While the first edition of the order catalog contained designs for custom 3D printed prosthesis, sports equipment and educational games, it was soon updated with designs based on what the fish were actually ordering. More than 90% of all orders were for fashion items – clothing and accessories.
Among the first most popular rends were stripy tank tops and cuttlefish skirts crochet from plarn – a yarn made from discarded plastic bags. Especially in coastal regions with high fish populations the FPEA began recruiting large numbers of crochetteers to fulfil these orders.
Crochetteers, as they called themselves, established a whole new profession around the craft of crochet plarn fashion. Quickly moving on from stripy vests to high-tech wearables and PE-Textiles (Plastic Electronic Textiles).


Chapter 3: Crochetteering

Fish, it turned out, were much more tech-savvy than humans, within only a few years every fish in the ocean was a digital native. As a collective super-organism, fish were the first to adopt ocean-wide wearable technology which they used primarily for data collection. Just like everything else that they depended on in their lives, the data they collected, belonged to The Ocean. The Ocean accumulated this data and every fish had unrestricted access so that they could know the effects of their behaviour on their ecosystem.
Crochetteers were at the forefront of developing these underwater wearable technologies and the first makers to fully comply with the fish’s demand for a zero waste, fully circular innovation process. “Crochetteering” because the term used to describe this holistic techno-craft invention process that only considers solutions that solve for the Whole Earth Equation (WEE) with a time-factor of <5 years. This means that every design in the Ocean Plastic Design Catalog has it’s full life-cycle planned in ahead. Resources remain resources. Waste becomes obsolete.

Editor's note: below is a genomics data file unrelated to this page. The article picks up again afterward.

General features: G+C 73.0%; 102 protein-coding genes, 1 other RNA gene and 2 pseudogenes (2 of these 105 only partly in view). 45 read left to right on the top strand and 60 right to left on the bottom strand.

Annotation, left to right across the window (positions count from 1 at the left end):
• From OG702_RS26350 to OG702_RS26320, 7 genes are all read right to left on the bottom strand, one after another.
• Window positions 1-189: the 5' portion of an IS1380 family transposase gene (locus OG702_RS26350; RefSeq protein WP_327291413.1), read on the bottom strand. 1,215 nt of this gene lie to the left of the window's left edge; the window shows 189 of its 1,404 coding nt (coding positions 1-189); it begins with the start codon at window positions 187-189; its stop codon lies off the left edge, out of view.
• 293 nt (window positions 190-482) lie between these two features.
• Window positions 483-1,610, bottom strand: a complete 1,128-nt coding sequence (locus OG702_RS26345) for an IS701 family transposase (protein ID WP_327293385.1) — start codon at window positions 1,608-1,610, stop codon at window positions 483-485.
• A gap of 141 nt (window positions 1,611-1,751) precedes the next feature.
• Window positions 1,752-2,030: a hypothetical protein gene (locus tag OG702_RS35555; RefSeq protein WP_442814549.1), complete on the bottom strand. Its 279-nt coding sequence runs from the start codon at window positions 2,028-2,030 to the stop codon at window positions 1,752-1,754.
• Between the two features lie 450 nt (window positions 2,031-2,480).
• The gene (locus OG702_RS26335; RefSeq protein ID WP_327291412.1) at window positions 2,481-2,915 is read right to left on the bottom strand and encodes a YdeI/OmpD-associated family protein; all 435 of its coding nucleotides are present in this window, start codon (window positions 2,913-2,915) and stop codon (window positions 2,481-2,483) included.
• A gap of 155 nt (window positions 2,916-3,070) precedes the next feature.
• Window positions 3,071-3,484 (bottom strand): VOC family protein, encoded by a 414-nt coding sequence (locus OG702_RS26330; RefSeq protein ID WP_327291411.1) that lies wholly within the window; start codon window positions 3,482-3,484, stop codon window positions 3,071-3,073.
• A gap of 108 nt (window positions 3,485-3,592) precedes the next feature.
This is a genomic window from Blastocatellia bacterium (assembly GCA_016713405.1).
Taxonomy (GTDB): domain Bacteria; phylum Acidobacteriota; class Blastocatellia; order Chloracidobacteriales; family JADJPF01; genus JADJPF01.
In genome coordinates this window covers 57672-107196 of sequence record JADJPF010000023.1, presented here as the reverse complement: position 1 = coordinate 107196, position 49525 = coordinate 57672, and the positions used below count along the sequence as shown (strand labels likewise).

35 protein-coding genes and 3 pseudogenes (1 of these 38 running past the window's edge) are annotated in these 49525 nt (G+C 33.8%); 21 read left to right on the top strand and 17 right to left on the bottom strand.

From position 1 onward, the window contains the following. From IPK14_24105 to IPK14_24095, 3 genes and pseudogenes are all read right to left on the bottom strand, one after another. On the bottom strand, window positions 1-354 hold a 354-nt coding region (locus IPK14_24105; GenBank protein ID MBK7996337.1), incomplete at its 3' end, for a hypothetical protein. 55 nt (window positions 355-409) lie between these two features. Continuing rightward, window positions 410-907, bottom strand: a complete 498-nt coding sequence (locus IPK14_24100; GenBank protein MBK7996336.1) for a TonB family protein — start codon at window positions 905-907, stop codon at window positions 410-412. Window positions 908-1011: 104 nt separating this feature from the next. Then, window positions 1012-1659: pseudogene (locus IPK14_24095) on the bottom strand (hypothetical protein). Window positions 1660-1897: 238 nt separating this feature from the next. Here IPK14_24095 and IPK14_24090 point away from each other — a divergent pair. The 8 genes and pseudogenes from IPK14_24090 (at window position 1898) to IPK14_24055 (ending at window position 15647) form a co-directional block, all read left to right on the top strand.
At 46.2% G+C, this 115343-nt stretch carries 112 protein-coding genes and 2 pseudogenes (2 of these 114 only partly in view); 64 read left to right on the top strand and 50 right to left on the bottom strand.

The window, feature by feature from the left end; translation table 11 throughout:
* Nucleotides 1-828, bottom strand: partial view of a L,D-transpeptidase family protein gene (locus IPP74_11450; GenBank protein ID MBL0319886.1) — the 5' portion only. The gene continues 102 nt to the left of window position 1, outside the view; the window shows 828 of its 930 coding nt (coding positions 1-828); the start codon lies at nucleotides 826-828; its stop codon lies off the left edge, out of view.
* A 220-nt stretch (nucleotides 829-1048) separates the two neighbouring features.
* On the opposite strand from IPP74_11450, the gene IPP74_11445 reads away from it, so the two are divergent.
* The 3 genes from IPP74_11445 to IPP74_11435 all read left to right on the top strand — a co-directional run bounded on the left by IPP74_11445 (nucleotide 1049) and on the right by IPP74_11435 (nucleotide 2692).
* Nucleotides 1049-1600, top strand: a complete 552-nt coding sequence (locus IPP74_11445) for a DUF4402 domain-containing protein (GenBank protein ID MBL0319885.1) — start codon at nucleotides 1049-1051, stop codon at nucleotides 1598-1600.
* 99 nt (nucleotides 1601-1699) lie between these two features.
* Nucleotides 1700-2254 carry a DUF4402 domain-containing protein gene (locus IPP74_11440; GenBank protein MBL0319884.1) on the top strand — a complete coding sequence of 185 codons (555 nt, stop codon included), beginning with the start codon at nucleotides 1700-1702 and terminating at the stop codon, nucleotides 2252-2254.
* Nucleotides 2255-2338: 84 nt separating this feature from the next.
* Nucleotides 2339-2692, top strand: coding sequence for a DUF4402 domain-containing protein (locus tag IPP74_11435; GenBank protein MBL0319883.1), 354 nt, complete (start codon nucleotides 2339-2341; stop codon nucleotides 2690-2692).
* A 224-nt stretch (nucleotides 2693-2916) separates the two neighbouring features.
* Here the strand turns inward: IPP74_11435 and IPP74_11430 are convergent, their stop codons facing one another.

Chapter 4: Fishy Factors

Crochetteering’s success relied on some fishy factors. These became more apparent, the harder humans tried (and failed) to replicate crochetteering’s success for themselves.
Most notable of these factors was the fish’s concept of “The Ocean” – their inability to perceive themselves as individual entities, separate from their habitat, and their inability to to comprehend the concept of waste – proved impossible for humans to replicate.
In attempts to attain such fish states of mind, humans tried many things. Some modified their genes, few went to live among them, many studid them intensely. But to this date human have not been successful in evolving their individuality back into a super-organismic state of mind.
With over 1/3 of the world’s human population now employed by the FPEA, global production of plastics has decreased by more than half, simply because makers are so busy making and remaking ocean plastic designs for fish that they don’t have time to make for humans.
While the majority of makers employed by the FPEA state they are happy living out their lives in service of the fish, there has recently been an increase in makers asking “What Next?” – must humans remain sub-servant to other life-forms in order to fulfil their role in the Whole Earth Equation?


Crochetteering – a tale of fishy innovation
A good-night story for Dinaconnaisseurs